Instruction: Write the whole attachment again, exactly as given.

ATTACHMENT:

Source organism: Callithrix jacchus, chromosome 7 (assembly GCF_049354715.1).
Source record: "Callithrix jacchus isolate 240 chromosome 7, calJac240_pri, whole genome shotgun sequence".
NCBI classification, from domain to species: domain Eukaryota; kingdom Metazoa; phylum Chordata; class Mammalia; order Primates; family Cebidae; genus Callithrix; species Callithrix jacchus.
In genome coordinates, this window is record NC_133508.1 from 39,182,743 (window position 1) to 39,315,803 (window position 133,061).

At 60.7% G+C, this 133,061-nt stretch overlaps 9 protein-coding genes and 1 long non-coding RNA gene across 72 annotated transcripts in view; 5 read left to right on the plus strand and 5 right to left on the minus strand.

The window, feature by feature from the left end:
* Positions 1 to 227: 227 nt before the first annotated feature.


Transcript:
Source organism: Callithrix jacchus, chromosome 7 (assembly GCF_049354715.1).
Source record: "Callithrix jacchus isolate 240 chromosome 7, calJac240_pri, whole genome shotgun sequence".
NCBI classification, from domain to species: domain Eukaryota; kingdom Metazoa; phylum Chordata; class Mammalia; order Primates; family Cebidae; genus Callithrix; species Callithrix jacchus.
In genome coordinates, this window is record NC_133508.1 from 39,182,743 (window position 1) to 39,315,803 (window position 133,061).

At 60.7% G+C, this 133,061-nt stretch overlaps 9 protein-coding genes and 1 long non-coding RNA gene across 72 annotated transcripts in view; 5 read left to right on the plus strand and 5 right to left on the minus strand.

The window, feature by feature from the left end:
* Positions 1 to 227: 227 nt before the first annotated feature.